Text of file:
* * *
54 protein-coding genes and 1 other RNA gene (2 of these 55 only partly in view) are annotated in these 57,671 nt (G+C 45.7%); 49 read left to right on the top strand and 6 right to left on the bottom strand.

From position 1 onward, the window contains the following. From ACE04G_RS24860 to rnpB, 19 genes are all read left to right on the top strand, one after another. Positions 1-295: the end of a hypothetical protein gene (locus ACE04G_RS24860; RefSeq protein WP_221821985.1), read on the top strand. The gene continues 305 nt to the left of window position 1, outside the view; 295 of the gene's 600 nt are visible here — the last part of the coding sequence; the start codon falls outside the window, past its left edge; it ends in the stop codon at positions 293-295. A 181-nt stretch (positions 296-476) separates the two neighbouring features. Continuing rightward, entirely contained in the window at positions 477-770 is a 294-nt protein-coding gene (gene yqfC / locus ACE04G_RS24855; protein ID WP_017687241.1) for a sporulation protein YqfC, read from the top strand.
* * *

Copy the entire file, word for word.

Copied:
54 protein-coding genes and 1 other RNA gene (2 of these 55 only partly in view) are annotated in these 57,671 nt (G+C 45.7%); 49 read left to right on the top strand and 6 right to left on the bottom strand.

From position 1 onward, the window contains the following. From ACE04G_RS24860 to rnpB, 19 genes are all read left to right on the top strand, one after another. Positions 1-295: the end of a hypothetical protein gene (locus ACE04G_RS24860; RefSeq protein WP_221821985.1), read on the top strand. The gene continues 305 nt to the left of window position 1, outside the view; 295 of the gene's 600 nt are visible here — the last part of the coding sequence; the start codon falls outside the window, past its left edge; it ends in the stop codon at positions 293-295. A 181-nt stretch (positions 296-476) separates the two neighbouring features. Continuing rightward, entirely contained in the window at positions 477-770 is a 294-nt protein-coding gene (gene yqfC / locus ACE04G_RS24855; protein ID WP_017687241.1) for a sporulation protein YqfC, read from the top strand.